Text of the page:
Though he opted not to emphasize it for fear of sounding insensitive to less fortunate companies, Garrigues conceded that the origins of Intel’s supply problems lie in what most people would call good news versus bad: People are buying PCs, a supposedly dying product category, in larger than expected quantities. Indeed, Intel’s PC revenues were up 9 percent in its last fiscal year despite its supply constraints.
“We miscalled demand,” Garrigues told keynote listeners today. “Demand was higher than supply, and we struggled to meet it.”
Intel foresees strong demand for a range of recently released and forthcoming products in other categories, according to Garrigues. “We’re very excited about the wealth of opportunities in front of us,” he said.
Those include the data center market, which accounted for close to half of Intel’s revenue last year and is growing at a more than 15 percent CAGR, versus zero percent for PC-related products.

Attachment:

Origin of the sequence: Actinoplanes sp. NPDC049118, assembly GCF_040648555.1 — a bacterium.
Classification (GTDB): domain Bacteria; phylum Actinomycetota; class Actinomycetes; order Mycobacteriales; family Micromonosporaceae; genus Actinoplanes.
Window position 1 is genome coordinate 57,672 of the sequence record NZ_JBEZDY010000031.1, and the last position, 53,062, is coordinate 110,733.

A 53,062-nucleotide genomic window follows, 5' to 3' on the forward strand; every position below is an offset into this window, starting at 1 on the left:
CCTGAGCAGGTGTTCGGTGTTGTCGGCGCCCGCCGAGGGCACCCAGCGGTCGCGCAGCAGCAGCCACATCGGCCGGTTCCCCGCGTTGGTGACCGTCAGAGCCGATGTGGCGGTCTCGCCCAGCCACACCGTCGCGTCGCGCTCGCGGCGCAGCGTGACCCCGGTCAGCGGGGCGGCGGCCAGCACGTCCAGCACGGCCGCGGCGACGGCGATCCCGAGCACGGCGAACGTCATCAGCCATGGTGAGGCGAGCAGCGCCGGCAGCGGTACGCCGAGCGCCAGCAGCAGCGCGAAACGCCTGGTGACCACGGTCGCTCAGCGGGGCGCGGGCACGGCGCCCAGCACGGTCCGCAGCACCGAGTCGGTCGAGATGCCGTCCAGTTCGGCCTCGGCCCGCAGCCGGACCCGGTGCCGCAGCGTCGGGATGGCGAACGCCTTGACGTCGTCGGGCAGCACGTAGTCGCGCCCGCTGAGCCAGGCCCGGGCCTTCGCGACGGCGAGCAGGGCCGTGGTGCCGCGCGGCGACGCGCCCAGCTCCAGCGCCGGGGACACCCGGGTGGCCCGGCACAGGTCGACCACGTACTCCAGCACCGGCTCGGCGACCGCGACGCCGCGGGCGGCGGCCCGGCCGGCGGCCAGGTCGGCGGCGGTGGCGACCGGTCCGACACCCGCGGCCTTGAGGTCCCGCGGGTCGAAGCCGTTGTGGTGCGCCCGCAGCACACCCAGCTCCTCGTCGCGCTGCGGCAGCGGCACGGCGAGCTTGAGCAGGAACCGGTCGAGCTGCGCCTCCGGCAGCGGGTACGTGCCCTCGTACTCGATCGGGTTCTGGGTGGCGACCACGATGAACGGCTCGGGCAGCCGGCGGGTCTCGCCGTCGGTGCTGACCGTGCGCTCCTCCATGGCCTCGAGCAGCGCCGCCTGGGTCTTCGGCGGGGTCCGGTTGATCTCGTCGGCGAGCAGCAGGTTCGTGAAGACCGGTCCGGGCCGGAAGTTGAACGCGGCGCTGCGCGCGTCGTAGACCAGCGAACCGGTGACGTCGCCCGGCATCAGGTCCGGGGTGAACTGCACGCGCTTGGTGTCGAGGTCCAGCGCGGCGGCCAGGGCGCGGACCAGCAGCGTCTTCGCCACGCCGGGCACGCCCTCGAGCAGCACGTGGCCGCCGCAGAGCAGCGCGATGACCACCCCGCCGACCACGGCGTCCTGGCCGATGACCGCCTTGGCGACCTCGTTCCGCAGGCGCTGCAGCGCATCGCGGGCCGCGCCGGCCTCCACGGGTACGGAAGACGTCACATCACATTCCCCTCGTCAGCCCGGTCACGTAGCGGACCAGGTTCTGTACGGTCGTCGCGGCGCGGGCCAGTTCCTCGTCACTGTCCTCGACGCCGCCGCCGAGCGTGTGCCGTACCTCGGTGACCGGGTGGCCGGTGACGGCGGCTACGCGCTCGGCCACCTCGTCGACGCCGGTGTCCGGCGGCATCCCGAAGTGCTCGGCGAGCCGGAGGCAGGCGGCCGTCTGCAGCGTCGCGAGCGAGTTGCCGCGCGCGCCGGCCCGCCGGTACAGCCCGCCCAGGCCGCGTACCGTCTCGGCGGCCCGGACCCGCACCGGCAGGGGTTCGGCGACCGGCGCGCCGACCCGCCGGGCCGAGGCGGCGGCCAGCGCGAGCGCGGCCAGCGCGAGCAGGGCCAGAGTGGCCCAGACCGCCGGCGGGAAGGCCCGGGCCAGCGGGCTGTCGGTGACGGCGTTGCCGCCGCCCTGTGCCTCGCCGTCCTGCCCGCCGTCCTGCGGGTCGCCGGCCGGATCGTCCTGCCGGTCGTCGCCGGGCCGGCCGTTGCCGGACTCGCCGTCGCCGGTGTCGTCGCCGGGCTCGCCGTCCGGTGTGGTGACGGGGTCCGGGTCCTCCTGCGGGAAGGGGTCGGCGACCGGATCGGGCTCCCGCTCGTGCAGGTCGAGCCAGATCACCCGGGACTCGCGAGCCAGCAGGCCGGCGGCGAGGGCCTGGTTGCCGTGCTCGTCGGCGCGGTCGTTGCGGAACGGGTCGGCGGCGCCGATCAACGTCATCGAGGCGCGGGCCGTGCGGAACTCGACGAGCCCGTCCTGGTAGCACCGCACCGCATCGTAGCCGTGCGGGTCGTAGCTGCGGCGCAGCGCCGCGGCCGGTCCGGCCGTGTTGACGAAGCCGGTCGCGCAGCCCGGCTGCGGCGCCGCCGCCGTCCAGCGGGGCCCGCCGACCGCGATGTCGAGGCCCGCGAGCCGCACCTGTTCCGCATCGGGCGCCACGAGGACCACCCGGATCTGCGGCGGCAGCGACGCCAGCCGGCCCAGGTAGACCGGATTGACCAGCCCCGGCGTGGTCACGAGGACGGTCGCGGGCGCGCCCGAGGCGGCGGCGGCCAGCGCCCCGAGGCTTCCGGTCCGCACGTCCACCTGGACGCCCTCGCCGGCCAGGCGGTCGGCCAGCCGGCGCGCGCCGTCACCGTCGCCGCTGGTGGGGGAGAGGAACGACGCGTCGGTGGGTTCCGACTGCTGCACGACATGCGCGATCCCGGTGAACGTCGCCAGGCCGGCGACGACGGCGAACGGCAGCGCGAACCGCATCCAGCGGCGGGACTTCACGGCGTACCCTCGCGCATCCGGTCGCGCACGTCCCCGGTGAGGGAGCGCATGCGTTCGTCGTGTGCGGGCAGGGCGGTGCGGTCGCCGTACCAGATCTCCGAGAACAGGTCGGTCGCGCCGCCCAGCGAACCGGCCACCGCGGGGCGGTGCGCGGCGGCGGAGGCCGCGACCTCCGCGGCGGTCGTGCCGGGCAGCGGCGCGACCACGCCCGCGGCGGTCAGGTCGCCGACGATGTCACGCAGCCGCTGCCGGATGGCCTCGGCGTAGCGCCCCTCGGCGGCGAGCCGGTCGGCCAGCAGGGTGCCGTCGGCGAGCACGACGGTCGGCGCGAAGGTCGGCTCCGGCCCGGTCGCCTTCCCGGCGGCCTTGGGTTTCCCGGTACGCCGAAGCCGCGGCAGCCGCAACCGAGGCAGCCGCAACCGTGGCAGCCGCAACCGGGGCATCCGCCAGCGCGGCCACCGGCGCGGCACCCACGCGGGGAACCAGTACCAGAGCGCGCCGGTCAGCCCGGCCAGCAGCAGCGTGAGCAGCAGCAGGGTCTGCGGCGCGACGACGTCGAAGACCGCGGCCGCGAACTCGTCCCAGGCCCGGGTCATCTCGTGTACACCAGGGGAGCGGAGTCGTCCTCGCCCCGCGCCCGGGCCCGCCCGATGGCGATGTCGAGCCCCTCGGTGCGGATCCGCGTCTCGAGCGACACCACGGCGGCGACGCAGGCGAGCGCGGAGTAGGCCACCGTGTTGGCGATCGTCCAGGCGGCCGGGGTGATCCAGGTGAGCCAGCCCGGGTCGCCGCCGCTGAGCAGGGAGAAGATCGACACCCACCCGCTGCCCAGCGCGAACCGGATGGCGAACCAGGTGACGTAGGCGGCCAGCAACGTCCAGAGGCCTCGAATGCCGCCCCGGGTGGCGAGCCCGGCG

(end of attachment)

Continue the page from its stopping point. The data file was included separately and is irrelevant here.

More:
“Now and over the last several years we shifted to a data-centric company,” Garrigues said. The launch of Intel’s new Optane DC Persistent Memory, which is scheduled to take place next Tuesday, will only accelerate that trend, he added.
“Our aspiration here is nothing short of redefining this category, memory and storage,” Garrigues said.
There’s life in client computing as well, he added, noting that Intel’s gaming, commercial IT, and Google Chrome businesses all grew at double-digit rates in 2018.
Executives at SYNNEX Corp. discussed the potential impact of Intel’s supply challenges on K-12 sales with ChannelPro earlier this week at the spring 2019 meeting of its Varnex partner community.